The faded faces look back at you from the past. An old photograph taken in 1890s Nebraska showing the U.S. Army’s 9th Cavalry’s K Troop or, as they were better known, buffalo soldiers. One of my journalistic quests for the last two decades has been the search for any personal effects belonging to the soldier seated third from the left. The man under that hat is Medal of Honor recipient First Sergeant George Jordan, USA. He also held a Certificate of Merit – the two highest commendations a U.S. soldier could receive in his era.
Jordan was born in 1847 in Williamson County, Tennessee enlisting in the Army six months after President Andrew Johnson signed the 1866 bill allowing African Americans to serve in the post-Civil War Army. Jordan educated himself learning how to read and write and joined K Troop four years later, where he remained throughout his career – proving to be one of the best field commanders in the Army west of the Mississippi. No one buffalo soldier epitomized their motto, “We can. We will,” as well as he did, going against the most skilled guerilla fighters in the world under the leadership of Apache chiefs Victorio and Nana. The white officers in charge of the all-black units often trusted Jordan with half of their commands because of knowledge and skill in the field.
Jordan got a raw deal in the end. His retirement pension provided enough for a small home in nearby Crawford, Nebraska, where other former buffalo soldiers made a community. He did well there, but fell sick years later. His doctor twice sought to admit him to Fort Robinson Hospital, but he was refused treatment and told to try the soldier’s home in Washington, DC. His race was said to have played a part in the decision.
He died October 14, 1904, from what the post chaplain said was “want of proper attention and living alone where he had no one to attend his wants.” The entire fort turned out for his funeral and Jordan was buried with full military honors. Fort Robinson’s Hospital’s inaction brought national rebuke from the Surgeon General regarding the medical treatment of retired veterans. Then all traces of his life vanished. A headstone, a bureaucratic record of military awards in D.C., and that faded group photo is all the nation possesses of such a legendary life as his.
Journalists do odd things between jobs to stay employable. In 1996 mine was helping a museum locate artifacts and decorate the unmarked graves of Tennessee’s Medal of Honor recipients. This cross-country effort was where I first learned of Jordan. When researching a newspaper feature on him later at a new job, I spoke with then-Joint Chiefs Historian and author Frank Schubert, who’s considered the foremost authority on buffalo soldiers. Much was learned, but no trail leading to any physical evidence of this old west icon’s life other than that single faded photograph.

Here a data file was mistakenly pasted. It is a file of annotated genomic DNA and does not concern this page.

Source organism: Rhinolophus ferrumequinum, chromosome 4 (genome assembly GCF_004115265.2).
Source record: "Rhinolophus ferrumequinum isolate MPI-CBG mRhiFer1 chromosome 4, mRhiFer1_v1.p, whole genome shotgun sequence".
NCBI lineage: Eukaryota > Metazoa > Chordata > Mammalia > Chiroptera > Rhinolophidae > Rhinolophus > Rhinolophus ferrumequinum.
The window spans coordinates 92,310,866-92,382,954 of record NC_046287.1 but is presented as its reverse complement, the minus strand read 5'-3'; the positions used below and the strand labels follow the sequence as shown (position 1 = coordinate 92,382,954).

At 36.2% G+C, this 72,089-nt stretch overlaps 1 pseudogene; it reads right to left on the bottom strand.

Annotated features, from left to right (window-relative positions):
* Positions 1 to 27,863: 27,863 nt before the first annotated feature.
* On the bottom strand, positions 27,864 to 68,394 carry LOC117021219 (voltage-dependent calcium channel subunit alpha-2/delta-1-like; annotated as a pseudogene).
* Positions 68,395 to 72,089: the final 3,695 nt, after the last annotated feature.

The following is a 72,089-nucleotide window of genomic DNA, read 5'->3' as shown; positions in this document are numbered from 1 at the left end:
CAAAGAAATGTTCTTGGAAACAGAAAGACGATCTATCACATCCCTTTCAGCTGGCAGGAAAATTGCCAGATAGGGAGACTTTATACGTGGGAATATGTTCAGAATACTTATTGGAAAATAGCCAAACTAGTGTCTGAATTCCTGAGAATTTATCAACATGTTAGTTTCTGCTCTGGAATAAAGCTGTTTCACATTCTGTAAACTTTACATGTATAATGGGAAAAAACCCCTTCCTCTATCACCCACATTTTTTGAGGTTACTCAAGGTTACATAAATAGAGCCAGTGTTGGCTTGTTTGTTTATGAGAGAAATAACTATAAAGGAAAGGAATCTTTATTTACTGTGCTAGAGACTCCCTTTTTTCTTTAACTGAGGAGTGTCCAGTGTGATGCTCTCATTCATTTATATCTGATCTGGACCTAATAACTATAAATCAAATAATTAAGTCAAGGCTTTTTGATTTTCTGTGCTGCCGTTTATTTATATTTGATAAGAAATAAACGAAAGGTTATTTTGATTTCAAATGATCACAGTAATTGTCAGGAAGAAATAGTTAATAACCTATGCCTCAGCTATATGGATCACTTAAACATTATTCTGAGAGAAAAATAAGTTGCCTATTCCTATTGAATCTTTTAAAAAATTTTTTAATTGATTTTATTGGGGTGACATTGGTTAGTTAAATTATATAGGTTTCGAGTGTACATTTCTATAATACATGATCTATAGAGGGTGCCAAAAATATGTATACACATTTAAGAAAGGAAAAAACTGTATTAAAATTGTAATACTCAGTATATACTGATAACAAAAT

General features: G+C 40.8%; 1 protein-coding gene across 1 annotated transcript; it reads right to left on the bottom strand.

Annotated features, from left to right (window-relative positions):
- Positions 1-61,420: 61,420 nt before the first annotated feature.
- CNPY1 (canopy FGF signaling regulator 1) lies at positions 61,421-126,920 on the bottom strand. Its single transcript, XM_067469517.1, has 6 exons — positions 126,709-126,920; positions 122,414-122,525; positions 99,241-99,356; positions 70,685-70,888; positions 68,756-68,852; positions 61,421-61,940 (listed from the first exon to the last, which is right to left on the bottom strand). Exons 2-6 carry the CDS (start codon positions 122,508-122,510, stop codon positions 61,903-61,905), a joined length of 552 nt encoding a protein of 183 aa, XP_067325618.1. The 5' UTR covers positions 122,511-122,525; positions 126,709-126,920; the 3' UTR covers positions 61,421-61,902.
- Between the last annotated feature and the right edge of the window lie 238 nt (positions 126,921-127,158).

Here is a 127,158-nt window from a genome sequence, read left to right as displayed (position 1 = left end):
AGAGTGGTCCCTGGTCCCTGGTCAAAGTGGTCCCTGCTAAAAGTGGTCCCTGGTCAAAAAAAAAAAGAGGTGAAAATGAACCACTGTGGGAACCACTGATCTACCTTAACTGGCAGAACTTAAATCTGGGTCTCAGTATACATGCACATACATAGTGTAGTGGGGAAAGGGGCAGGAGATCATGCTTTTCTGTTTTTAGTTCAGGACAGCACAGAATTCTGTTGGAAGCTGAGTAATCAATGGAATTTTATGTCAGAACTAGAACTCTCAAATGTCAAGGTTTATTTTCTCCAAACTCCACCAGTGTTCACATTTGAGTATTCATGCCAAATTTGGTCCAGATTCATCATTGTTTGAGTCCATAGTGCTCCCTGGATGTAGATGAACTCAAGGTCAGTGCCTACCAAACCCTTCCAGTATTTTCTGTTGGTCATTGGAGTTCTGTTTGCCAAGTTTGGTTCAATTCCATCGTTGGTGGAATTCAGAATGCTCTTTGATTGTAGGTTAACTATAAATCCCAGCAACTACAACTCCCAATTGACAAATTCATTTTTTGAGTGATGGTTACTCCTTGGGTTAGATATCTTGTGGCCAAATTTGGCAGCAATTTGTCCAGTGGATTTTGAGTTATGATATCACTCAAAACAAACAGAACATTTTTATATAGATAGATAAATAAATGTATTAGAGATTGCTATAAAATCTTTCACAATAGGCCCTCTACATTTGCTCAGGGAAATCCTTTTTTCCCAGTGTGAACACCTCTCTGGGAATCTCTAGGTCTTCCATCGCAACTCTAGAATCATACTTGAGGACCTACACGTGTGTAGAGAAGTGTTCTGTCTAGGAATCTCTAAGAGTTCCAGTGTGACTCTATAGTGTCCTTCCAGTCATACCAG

Years of scanning estate auctions followed, as did sharing his photo and story when possible, dropping his name in columns on black history, and in documentaries I produced – featuring him prominently in one on Tennessee’s military legacy. It was all in the hope that some personal item would shake loose that spoke to his 30 years of dedicated service.
On March 3, it was the farthest thing from my mind when I signed into a social media account to find a message from Arkansas historian Kim Nazario, who had found me through one of those efforts and sent me two images. The face of a ribbon-less Civil War Era Medal of Honor and its reverse side bearing the inscription: “The Congress to George Jordan, Sergeant, Troop K, Ninth Cavalry.”
What followed was a flurry of calls between Nazario, myself, and the owner Janet Mize, establishing the provenience of the items and the back story on how Jordan’s effects, including his Medal of Honor (which was believed to have been buried with him) had found their way to Arkansas.
Jordan’s personal effects were placed in a barrel by his friends after he died and deposited with the Army to hold for his next of kin. None ever showed and around 1909 a ranch manager’s widow in Nebraska bought the barrel at auction for $1. It was passed to her schoolteacher daughters who never married and then willed their possessions to their caretaker Janet Mize, who later moved to Arkansas.
Mize said during the time the sisters possessed the barrel, most of the old photos of black soldiers, personal items, and Jordan’s military accoutrements got parceled out. The Medal of Honor itself was saved only by the shining brass that made it a useful Christmas tree decoration in a historic home. Hundreds of people passed by it for years never noticing what it was. It and a few simple items are all that remain in the possession of Mize. Talks are now underway to find a suitable venue to display these relics from one of America’s forgotten frontier legends.
Ed Hooper is a documentary producer and writer based in Knoxville, Tennessee.